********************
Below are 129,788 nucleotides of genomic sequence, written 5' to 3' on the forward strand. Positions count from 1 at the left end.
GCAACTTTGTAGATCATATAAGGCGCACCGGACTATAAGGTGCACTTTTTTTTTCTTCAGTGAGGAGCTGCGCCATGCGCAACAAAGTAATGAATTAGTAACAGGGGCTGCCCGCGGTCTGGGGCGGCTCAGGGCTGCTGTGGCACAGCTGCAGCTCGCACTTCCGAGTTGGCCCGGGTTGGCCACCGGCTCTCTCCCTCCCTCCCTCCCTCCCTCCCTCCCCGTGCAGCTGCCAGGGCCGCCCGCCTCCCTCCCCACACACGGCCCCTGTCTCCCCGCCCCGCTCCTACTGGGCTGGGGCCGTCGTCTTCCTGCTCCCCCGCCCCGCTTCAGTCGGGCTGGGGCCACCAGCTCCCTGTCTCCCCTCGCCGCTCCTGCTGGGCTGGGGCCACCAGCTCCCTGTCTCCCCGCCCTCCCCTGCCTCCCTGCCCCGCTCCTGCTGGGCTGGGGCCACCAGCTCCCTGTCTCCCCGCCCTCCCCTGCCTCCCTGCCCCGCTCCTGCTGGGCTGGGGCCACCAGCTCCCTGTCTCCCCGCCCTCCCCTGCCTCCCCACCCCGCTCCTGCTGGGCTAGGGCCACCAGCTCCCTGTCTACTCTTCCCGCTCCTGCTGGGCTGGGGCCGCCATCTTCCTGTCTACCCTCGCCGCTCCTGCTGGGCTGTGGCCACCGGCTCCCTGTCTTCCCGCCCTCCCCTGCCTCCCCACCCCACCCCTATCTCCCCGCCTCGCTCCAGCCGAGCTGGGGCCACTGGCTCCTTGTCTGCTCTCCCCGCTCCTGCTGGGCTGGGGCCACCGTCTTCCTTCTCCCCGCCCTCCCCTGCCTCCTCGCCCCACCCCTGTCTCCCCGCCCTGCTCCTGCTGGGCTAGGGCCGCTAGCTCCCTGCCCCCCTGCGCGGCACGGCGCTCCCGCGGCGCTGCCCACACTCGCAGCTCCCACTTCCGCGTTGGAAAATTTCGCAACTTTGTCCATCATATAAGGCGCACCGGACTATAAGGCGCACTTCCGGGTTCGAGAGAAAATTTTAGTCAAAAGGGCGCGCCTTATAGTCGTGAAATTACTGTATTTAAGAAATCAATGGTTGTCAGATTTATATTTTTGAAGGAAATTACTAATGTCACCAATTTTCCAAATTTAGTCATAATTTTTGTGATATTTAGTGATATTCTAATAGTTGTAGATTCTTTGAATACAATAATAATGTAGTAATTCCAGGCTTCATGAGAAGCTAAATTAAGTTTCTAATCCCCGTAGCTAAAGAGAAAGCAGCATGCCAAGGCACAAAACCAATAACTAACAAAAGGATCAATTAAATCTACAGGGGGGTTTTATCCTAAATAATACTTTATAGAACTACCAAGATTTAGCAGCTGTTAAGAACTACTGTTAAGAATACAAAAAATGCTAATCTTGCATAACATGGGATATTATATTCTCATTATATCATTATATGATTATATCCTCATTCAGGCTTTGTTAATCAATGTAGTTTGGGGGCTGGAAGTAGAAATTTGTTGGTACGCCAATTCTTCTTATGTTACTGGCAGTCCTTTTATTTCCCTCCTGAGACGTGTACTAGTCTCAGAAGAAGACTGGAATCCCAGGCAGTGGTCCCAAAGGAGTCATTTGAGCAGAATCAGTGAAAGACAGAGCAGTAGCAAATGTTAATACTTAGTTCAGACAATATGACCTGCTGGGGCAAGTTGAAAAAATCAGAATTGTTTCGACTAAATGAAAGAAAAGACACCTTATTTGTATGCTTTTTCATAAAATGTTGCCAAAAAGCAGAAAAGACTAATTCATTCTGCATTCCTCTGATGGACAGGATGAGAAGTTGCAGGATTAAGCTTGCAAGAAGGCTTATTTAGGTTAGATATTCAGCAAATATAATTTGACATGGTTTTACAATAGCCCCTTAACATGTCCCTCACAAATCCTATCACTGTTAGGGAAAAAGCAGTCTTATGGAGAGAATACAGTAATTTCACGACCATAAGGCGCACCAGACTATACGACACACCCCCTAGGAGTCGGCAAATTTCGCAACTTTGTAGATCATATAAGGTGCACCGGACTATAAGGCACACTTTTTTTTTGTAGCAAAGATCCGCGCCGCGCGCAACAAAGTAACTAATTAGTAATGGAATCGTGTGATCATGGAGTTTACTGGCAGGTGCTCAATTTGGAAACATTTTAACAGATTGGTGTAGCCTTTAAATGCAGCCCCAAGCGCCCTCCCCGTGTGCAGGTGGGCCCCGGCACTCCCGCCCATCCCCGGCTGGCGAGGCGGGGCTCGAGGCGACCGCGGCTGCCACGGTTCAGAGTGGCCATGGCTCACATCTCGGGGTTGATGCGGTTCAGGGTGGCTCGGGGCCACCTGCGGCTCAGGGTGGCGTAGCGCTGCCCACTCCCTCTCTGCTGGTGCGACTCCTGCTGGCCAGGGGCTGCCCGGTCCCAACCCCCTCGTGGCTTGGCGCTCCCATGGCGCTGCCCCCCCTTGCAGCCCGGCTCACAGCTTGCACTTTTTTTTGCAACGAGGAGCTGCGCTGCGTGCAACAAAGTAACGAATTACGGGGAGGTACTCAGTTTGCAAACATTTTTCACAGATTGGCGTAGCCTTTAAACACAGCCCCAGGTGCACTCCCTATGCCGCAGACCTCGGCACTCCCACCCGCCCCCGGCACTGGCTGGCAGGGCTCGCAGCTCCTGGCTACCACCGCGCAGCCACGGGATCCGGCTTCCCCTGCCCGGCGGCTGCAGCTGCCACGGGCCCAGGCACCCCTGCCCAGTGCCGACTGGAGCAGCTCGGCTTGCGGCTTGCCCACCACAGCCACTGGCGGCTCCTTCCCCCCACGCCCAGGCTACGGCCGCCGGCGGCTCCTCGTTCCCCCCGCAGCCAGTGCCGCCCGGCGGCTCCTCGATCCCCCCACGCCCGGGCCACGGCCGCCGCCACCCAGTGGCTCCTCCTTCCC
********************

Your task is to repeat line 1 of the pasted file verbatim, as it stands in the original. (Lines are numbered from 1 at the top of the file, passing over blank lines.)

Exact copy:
Below are 129,788 nucleotides of genomic sequence, written 5' to 3' on the forward strand. Positions count from 1 at the left end.